One of the hidden keys to improving your pull-ups


Pull-ups are a fantastic exercise to build strength throughout the entire upper body. This one exercise, as I've said many times before, is more than worth it's weight in gold, but is sadly ignored by the majority of people these days - believe it or not, 90+% of folks today cannot do a single pull-up in good form. And out of those that DO them - you'll find that the enthusiasm for sticking to the exercise quickly tapers off as they learn how hard the exercise is, and consequently struggle to progress. Not good.

And today, I'm going to share with you one tip that will help you improve your pull-up performance, or get past a "sticking point" (if you are at one) on this exercise. This tip works for all levels; it will help you if you cannot do a single pull-ups, and it will help you do more if you can currently bang off 10 in a row.

And this tip is NOT what most people would think about doing - in fact, most folks will likely not believe me when I mention it. It is NOT doing more pull-ups. It is NOT working on the grip - though that helps as well. And it is NOT doing lat pull downs - or lifting weights - none of that.

So, what IS it then Mookerjee, you might ask? What the heck is this mysterious secret that will help me improve on pull-ups? Well, its not a secret at all - at least not to me it ain't. And it is - doing PUSHUPS.

That's right - doing pushups - all sorts of pushups - WILL help your pull-ups. There are some kinds of pushups that lend themselves better to pull-up performance than others, but rest assured that pushups in general will help you do that first pull-up - or do more if your stuck at a certain number.

And the reasons behind this is that pushups, contrary to what most folks think, build ALL the muscles used in pull-ups, specifically and most importantly, the grip, forearms, shoulders, entire back, and biceps as well - yes, biceps as well.

When I say this, most people stare at me as if I were plum darn nuts. I mean, GRIP strength from pushups? Everyone knows that's not possible! Shoulders and upper back? Well, dem pushups are EASY, how can they build strength beyond a certain point? And - the most common remark of them all - Rahul, your off your rocker - how the (insert expletive of choice) can pushups work the biceps of all things?

Well - my answer to that is they DO. And I'll give you one simple example of how they do - place your palm flat on the floor as if you were about to a pushup, and PUSH down with all your might. Do this for 30 seconds. As you do so, feel your forearms with the other hand - as well as your shoulder. At the end of that 30 seconds, feel them again - and then tell me whether or not these muscles got worked? And this is just a SIMPLE - extremely simple - example - now, substitute a regular pushup in - do you still believe the forearms and shoulders aren't heavily taxed?

I'll bet you say they are - and we haven't even moved on to the back as yet. I could give you numerous examples of what I've said, and you'd agree, but I'll condense it into one simple RESULT - a result that I've personally achieved, and that I think you'll agree proves what I'm saying.

A few months ago, I noticed I was stuck at 5 reps of a certain type of pull-up. I did my pull-ups three times a week, but no matter how hard I tried, I just couldn't get past that fifth rep. I'd do them in sets, slowly, fast, but however I did them - 5 was the sticking point for me.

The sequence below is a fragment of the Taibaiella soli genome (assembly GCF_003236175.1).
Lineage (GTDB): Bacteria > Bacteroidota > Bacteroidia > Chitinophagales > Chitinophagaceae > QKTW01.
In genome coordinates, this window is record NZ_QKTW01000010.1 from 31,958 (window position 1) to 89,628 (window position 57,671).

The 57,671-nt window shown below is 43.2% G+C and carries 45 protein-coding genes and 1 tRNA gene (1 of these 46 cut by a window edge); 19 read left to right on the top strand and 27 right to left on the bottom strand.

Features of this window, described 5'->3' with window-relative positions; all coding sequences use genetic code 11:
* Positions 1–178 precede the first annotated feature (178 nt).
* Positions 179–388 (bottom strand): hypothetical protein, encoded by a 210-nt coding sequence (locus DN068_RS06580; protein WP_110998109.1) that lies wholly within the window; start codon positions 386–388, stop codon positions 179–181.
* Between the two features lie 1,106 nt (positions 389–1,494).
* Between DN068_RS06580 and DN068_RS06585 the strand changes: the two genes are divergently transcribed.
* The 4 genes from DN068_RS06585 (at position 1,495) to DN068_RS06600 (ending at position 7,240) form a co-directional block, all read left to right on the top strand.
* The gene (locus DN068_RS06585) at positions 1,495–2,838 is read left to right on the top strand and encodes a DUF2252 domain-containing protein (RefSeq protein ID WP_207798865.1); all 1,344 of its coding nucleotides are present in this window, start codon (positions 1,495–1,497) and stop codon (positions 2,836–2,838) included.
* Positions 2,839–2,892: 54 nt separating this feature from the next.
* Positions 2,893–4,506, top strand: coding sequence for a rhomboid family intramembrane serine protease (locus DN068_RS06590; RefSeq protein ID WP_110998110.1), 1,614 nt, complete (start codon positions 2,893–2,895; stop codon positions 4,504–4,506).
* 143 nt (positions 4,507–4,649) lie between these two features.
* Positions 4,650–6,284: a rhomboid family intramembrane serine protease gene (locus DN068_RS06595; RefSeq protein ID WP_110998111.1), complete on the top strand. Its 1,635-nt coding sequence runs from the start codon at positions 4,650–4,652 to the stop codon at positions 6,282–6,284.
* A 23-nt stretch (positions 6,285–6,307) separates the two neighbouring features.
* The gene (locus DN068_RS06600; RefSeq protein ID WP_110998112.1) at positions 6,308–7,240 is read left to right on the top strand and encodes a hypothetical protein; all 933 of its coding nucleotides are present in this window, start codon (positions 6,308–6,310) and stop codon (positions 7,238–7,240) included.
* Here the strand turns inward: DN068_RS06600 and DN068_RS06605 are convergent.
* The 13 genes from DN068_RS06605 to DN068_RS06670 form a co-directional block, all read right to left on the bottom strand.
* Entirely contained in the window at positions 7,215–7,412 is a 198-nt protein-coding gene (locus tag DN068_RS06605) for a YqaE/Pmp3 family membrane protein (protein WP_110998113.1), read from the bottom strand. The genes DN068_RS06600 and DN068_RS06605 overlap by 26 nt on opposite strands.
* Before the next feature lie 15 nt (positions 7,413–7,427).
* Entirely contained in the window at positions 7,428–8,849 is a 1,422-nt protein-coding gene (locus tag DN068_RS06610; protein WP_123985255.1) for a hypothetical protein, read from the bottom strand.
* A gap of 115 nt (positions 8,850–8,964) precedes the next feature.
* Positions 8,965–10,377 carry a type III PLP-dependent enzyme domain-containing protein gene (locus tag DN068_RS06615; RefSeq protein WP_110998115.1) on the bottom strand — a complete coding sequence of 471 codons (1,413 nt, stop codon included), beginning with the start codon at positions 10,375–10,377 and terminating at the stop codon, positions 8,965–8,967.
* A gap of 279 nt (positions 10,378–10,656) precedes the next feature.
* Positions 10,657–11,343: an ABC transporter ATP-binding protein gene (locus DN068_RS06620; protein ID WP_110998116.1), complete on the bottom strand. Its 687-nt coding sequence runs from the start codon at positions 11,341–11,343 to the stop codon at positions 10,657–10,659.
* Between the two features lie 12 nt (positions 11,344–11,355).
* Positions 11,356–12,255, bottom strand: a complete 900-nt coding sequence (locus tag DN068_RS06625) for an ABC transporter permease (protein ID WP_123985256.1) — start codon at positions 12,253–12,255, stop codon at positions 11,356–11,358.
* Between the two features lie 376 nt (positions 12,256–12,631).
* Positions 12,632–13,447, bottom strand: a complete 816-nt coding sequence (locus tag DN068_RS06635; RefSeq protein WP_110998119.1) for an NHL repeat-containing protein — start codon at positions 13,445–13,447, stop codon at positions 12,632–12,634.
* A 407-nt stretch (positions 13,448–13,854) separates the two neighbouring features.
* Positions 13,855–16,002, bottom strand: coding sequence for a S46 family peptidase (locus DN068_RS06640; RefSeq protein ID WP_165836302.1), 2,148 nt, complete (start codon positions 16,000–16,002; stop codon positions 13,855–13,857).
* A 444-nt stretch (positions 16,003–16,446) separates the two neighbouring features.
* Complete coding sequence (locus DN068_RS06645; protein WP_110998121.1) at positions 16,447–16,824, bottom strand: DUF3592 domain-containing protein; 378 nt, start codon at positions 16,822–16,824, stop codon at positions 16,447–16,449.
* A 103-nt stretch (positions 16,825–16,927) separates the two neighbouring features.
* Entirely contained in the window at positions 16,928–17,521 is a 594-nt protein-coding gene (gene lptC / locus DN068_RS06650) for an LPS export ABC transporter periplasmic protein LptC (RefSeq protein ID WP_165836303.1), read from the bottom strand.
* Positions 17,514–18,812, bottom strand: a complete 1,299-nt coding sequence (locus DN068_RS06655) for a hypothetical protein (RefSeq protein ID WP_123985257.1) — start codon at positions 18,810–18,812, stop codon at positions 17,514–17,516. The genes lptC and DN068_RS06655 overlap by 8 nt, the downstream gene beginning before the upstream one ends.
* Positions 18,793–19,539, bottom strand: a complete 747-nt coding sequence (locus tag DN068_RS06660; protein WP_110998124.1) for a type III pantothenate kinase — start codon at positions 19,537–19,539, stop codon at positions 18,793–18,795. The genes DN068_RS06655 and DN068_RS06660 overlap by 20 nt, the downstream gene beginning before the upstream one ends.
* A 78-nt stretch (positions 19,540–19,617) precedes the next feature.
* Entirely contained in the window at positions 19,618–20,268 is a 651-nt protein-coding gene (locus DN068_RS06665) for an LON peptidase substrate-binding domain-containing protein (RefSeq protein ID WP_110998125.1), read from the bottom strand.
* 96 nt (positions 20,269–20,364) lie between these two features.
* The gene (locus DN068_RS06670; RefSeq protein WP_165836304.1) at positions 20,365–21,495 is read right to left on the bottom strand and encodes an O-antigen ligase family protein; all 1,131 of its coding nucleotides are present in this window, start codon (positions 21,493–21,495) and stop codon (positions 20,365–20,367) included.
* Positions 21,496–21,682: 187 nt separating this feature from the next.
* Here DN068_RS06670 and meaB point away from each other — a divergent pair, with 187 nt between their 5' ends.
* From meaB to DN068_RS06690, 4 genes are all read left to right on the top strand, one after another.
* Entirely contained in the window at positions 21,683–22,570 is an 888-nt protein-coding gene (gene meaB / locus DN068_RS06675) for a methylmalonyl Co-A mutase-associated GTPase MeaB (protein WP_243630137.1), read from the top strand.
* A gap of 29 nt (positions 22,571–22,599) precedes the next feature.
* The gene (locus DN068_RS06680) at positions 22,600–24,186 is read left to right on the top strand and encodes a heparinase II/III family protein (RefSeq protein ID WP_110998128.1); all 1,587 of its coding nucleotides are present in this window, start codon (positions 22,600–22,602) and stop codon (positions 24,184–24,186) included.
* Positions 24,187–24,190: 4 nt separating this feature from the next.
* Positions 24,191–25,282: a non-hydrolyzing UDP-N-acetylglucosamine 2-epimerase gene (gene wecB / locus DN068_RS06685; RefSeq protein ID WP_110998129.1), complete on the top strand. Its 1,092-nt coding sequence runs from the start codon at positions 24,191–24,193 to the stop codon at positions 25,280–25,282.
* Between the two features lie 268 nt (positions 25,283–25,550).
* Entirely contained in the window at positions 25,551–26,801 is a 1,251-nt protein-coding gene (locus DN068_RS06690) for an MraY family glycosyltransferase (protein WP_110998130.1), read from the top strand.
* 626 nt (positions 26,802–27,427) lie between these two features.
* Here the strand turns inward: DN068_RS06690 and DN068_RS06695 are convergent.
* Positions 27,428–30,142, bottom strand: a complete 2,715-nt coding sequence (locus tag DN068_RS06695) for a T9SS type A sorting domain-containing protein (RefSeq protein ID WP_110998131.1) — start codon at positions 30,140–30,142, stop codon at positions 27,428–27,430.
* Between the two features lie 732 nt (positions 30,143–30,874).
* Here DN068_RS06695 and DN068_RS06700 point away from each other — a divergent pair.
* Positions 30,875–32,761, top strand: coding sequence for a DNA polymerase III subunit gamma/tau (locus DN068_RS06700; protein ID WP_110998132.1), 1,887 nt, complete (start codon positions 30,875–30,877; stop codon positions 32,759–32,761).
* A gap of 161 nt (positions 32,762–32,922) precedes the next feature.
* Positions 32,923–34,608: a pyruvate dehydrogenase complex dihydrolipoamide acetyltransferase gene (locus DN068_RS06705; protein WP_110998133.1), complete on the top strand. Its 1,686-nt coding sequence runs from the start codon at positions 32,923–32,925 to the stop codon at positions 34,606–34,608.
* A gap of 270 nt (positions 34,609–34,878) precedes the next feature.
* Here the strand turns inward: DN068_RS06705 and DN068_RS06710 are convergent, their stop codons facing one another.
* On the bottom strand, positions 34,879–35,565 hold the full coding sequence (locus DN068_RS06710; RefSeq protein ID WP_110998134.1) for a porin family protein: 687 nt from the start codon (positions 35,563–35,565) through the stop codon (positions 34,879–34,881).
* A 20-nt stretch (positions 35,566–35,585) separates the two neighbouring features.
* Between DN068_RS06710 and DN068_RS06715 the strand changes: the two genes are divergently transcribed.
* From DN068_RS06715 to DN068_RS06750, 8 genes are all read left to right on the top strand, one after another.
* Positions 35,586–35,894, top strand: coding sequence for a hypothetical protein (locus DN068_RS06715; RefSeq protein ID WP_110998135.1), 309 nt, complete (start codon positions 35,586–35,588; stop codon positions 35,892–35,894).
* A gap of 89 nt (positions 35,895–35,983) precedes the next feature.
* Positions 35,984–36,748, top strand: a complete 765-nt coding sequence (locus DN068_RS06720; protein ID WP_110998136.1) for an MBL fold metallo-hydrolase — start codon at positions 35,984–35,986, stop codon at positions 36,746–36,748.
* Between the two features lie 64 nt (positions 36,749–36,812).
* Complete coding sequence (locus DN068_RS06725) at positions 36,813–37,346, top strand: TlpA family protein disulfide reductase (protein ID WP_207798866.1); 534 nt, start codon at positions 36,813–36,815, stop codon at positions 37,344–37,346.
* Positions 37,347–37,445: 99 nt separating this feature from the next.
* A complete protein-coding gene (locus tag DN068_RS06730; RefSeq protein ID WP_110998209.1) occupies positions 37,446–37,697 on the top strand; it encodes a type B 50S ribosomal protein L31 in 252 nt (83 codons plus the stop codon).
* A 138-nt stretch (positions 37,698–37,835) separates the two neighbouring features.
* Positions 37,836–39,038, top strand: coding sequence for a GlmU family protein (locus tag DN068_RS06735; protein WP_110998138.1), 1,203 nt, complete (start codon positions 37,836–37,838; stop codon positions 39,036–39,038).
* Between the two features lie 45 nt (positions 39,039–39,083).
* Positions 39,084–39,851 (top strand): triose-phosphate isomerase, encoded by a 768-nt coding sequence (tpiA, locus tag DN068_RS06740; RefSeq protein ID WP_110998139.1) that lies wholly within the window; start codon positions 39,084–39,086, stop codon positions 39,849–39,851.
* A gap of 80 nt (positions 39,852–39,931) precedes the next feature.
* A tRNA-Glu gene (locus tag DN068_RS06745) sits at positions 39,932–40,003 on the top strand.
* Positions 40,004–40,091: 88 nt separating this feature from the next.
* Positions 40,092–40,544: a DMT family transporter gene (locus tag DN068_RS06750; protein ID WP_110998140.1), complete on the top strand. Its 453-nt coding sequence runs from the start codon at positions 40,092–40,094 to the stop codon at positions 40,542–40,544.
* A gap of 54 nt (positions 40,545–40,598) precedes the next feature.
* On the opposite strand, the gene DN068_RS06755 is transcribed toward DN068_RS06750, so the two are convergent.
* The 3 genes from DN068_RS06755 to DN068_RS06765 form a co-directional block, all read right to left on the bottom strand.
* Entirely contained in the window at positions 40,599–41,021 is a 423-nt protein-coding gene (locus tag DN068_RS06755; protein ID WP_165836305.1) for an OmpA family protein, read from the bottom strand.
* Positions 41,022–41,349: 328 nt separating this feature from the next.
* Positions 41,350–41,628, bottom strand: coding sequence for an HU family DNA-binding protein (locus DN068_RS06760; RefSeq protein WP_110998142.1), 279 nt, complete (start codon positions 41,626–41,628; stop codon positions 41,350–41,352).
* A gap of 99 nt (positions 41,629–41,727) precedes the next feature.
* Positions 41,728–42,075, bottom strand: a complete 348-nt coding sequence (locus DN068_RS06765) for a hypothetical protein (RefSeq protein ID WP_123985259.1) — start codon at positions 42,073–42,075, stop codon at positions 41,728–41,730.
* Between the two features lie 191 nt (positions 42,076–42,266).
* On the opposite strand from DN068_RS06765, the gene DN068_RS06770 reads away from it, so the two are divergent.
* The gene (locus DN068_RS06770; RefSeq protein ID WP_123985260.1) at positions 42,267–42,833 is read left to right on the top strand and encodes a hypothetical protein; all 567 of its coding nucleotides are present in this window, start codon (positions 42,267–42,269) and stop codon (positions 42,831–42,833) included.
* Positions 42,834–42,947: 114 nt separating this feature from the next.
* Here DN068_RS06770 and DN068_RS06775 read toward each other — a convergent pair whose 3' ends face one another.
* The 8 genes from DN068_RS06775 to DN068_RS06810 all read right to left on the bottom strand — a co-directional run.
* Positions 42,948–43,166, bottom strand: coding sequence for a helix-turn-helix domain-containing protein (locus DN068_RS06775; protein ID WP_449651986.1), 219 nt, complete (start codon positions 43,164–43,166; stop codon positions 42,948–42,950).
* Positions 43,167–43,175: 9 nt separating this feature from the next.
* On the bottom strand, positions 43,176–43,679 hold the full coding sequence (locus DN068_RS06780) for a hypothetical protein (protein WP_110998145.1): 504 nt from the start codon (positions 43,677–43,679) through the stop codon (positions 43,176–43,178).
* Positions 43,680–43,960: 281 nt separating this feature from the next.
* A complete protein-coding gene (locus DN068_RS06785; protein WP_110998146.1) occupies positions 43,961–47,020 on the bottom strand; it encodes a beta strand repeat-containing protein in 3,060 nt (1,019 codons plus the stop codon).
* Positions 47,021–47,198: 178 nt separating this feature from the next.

And then one day, I remembered some old literature I'd read a long, long time back about how boxers and wrestlers trained. And though these magnificent athletes could bang out pull-ups like no-one's business - guess what - they did NOT train pull-ups as a mainstay of their routine. They did pushups in high volumes - and they did them daily - and THAT was one of the keys to their perfomance in pull-ups.

They did other things as well - but the importance of the pushups in their routines can't be stressed enough. Find me a serious boxer that doesn't bang out hundreds, if not thousands of pushups on a daily basis, and I'll eat my best hat right now.

And so, I went back to doing pushups on a regular basis - something which I had been doing anyway - but had slowed down on thinking I'd improve my pull-ups first. I did them in high reps daily, and I did this for two weeks - during which I did not do a single pull-up or chin-up. At the end of those two weeks, I tested myself on pull-ups again.

And guess what? The pull-ups actually felt EASIER than before - and I moved way past my sticking point of 5. And this WITHOUT doing any pull-ups for the last two weeks!

STILL don't believe me? Well, for those of you that are currently spending hours trying to bang out that first pull-up, do this. Do NOT do any pull-ups for the next two weeks - but concentrate on banging out 100 pushups daily in letter perfect form. Don't dwadle while doing these; make sure you bang them out as fast as you can - but - and this is IMPORTANT - maintain correct form while doing so (never compromise on form for speed). Do regular pushups, or any type of pushup you prefer - there are many different combinations of pushups you can do - see Fast and Furious Fitness for more on this. 

And at the end of the those two weeks (or however long it takes you to get 100 pushups in a row), try your pull-ups again - I'll bet you'll be surprised.

This ONE tip is so valuable that I could probably devote an entire chapter to it in Fast and Furious Fitness. And if you are looking for more great tips on improving your pull-ups, and general levels of fitness, then grab a copy of the book pronto.

So for those of you that find pull-ups to be tough - or even if you've been doing them a while - give this a try, and let me know how it works!

Best regards,